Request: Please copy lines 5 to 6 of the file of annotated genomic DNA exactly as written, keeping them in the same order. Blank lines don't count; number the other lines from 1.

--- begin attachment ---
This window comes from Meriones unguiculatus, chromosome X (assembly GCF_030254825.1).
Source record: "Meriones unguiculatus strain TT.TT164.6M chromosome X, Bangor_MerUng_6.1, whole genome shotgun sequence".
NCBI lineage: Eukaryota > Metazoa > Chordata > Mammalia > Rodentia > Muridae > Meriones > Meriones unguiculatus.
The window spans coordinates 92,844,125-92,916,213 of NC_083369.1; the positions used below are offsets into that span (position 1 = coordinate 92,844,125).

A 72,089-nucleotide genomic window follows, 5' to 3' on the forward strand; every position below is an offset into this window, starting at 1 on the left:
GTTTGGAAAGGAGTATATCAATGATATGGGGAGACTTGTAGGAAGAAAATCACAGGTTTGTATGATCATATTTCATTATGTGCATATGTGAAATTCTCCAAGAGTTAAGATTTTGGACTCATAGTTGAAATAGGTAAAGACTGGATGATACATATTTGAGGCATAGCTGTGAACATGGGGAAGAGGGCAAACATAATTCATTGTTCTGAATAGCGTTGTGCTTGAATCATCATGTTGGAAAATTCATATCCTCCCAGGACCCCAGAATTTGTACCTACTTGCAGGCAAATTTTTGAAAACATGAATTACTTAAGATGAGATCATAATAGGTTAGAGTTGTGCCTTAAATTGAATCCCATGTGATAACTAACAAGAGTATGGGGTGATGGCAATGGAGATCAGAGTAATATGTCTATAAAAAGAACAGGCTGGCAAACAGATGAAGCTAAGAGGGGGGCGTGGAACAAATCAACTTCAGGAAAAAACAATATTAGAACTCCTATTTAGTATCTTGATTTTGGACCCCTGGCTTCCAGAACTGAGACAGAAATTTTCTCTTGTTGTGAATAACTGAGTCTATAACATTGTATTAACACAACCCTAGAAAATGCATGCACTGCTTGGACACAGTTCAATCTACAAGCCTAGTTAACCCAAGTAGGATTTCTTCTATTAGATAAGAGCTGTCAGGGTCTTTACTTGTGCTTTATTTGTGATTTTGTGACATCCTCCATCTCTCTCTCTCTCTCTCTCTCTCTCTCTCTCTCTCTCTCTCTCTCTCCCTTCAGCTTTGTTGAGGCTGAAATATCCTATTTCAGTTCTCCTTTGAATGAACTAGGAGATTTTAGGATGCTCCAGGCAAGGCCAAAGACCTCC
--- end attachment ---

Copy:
A 72,089-nucleotide genomic window follows, 5' to 3' on the forward strand; every position below is an offset into this window, starting at 1 on the left:
GTTTGGAAAGGAGTATATCAATGATATGGGGAGACTTGTAGGAAGAAAATCACAGGTTTGTATGATCATATTTCATTATGTGCATATGTGAAATTCTCCAAGAGTTAAGATTTTGGACTCATAGTTGAAATAGGTAAAGACTGGATGATACATATTTGAGGCATAGCTGTGAACATGGGGAAGAGGGCAAACATAATTCATTGTTCTGAATAGCGTTGTGCTTGAATCATCATGTTGGAAAATTCATATCCTCCCAGGACCCCAGAATTTGTACCTACTTGCAGGCAAATTTTTGAAAACATGAATTACTTAAGATGAGATCATAATAGGTTAGAGTTGTGCCTTAAATTGAATCCCATGTGATAACTAACAAGAGTATGGGGTGATGGCAATGGAGATCAGAGTAATATGTCTATAAAAAGAACAGGCTGGCAAACAGATGAAGCTAAGAGGGGGGCGTGGAACAAATCAACTTCAGGAAAAAACAATATTAGAACTCCTATTTAGTATCTTGATTTTGGACCCCTGGCTTCCAGAACTGAGACAGAAATTTTCTCTTGTTGTGAATAACTGAGTCTATAACATTGTATTAACACAACCCTAGAAAATGCATGCACTGCTTGGACACAGTTCAATCTACAAGCCTAGTTAACCCAAGTAGGATTTCTTCTATTAGATAAGAGCTGTCAGGGTCTTTACTTGTGCTTTATTTGTGATTTTGTGACATCCTCCATCTCTCTCTCTCTCTCTCTCTCTCTCTCTCTCTCTCTCTCTCTCTCTCCCTTCAGCTTTGTTGAGGCTGAAATATCCTATTTCAGTTCTCCTTTGAATGAACTAGGAGATTTTAGGATGCTCCAGGCAAGGCCAAAGACCTCC